?*:.?.o So this is amazing! ?.:?*:?’
When I submitted BlueSuburbia to IndieCade I had little expectations for anything happening. Submitting to IndieCade is just a thing you do!
I was hoping it would be eligible for one of the exhibits or just get into Night Games. IndieCade announced that Night Games would be an in person event, making that the first since the pandemic hit. It seemed like an exciting time to submit to them.
I was floored when I received an email from them saying that it was nominated!
Personally I really needed this.
BlueSuburbia is a project that has been in my life ever since I started as an artist working with interactivity. I released the first version in 1999 and was building it all the way into 2005. It has had a cult following loyally visiting the site, and emailing me about it, until the end of the Flash Player… after that people were using emulators.
The project has haunted me since. It didn’t seem right to abandon something that meant so much to so many people.
I made the decision to get into Unreal and professional 3D game development because I wanted to finally express myself in that sense. All my work, up until now, has been strictly 2D… with BlueSuburbia being the first thing I made.
BlueSuburbia seemed like the perfect thing to translate into a 3D context because that rich history of art that I could draw on as reference.
It’s incredible to me that something that has existed for so long is finding new life, as well as enjoyed so much support already. The comments about the demo have been touching.
The switch to 3D was initially terrifying to me because I wasn’t sure if I could even make something that could hold up. Could I even do it? Am I shooting myself in the foot? What if I suck?
I got a comment a while ago from a friend who’s opinion I really look up to that said that it was amazing… Another hardcore gamer friend liked it too and I wouldn’t have expected that.
The validation confirms to me that I’m on the right path.
I’ve done a lot of work recently on fleshing out the new open world part… BlueSuburbia will be comprised of a few different open worlds, this one is the first.
It has come a long way since the release of the demo. The work on it is stunning and I couldn’t be more proud.
Aside from Quake 2 modding way back in the day I never did anything in 3D before. Now 3D feels like a second home.
In a way, getting into Unreal has been a positive for my mental health. I reached a low point with depression and it was hard to pick myself back up to get past all the stuff that had happened. Unreal was just challenging enough (and fun as hell) to keep me mentally engaged so I don’t think about all the traumatic things.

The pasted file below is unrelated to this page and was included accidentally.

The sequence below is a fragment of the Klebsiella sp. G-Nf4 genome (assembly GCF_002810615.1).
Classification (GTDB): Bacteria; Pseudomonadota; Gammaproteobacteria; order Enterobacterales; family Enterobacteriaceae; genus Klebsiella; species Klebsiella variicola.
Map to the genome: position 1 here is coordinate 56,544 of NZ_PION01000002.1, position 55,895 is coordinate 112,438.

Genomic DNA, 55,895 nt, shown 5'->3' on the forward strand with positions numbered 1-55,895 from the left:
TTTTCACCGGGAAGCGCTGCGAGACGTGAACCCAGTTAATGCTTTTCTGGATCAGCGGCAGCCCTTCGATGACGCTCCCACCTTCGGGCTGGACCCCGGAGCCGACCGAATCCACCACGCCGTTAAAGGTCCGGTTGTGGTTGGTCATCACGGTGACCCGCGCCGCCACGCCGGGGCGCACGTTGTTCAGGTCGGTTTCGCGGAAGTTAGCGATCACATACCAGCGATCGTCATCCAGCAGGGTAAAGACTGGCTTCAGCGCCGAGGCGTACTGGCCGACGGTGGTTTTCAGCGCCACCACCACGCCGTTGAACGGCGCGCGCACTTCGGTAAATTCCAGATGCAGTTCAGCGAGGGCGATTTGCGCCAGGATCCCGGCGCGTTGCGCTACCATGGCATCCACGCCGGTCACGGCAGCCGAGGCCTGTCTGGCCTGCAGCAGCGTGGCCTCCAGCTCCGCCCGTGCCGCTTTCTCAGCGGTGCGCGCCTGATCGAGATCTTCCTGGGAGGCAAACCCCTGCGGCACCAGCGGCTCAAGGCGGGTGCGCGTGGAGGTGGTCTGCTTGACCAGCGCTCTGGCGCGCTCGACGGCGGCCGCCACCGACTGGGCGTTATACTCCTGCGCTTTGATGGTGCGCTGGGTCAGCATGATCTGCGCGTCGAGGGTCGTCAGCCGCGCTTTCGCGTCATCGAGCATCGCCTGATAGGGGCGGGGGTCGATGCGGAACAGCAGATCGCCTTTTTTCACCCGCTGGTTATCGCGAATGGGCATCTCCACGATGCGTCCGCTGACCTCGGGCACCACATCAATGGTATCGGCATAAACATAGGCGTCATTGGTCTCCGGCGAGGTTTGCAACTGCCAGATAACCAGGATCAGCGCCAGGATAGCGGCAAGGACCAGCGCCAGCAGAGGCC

The roadmap for BlueSuburbia will be to get the first iteration of the open world ready (get all the ambience, sounds, and early writing in there), and release that as early access on Steam.
That way there will be BOTH a demo, and people can experience it as early access while it is being built.
I prefer that because publicly developing something is a lot more motivating.
When you work as a solo-developer you have to protect your motivation and keep yourself as engaged as possible. It’s a marathon not a sprint!
If I maintain my course I hope that this next iteration will be out by the end of the year.
BlueSuburbia is going to be rich with writing. It has always been about interactive literature. I’m achieving a lot of that by using Unreal along with smaller tools like Bitsy, Pocket Platformer, Decker… because Unreal has the ability to package browser work too. You can use that in combination with their UI tools and it gets really fun!
There’s a strong mix of switching between a 3D and 2D context to experience the writing in BlueSuburbia.
I’m amazed by how impactful it is because constantly offering the player different contexts (the switch to 2D presents a different “point of view”) makes the writing haunting. It encourages you to engage with the written work in a more personal way. You have to think about the player’s “inside voice” when they read something… this approach helps encourage their imagination to fit into the context of the world.
Aside from that, smaller game engines like Bitsy are extremely easy to hack. If I need a state system, or to hack in a way to get it to work with Unreal, all the source is easily accessible in a single html file. It’s a pleasant experience.
It’s been beautiful. I can’t wait to show more!
Here are some screenshots from the open world…
Did I mention I’m getting pretty good at creating procedural textures in Blender and getting that looking beautiful in Unreal?
Here’s some flesh I made for organs and injuries (this is a horror game after all)…
…Screenshots from the IndieCade site so I can remember this moment :D